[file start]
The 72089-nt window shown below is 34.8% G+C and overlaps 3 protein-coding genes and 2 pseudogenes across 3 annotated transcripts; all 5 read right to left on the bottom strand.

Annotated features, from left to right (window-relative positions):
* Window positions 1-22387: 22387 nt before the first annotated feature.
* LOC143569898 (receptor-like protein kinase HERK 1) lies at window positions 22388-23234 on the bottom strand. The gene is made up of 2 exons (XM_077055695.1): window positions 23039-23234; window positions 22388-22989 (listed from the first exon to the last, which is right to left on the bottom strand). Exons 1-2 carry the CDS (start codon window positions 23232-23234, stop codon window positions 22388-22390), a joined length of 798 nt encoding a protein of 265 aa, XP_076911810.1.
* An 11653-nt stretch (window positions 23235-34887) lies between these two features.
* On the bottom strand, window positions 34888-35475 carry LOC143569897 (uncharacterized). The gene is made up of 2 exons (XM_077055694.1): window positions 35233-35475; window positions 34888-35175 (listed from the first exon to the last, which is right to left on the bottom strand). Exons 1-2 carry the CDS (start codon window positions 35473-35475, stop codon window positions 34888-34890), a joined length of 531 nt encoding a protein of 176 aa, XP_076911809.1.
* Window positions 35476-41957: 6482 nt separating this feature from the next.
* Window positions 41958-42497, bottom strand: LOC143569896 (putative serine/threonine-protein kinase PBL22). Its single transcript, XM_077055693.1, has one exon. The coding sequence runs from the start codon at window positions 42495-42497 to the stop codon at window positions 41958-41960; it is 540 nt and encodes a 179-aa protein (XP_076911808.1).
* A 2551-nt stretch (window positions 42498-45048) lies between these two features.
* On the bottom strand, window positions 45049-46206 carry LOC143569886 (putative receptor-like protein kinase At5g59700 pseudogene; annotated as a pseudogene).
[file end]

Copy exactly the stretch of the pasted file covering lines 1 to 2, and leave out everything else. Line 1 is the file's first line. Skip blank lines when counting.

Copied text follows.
The 72089-nt window shown below is 34.8% G+C and overlaps 3 protein-coding genes and 2 pseudogenes across 3 annotated transcripts; all 5 read right to left on the bottom strand.

Annotated features, from left to right (window-relative positions):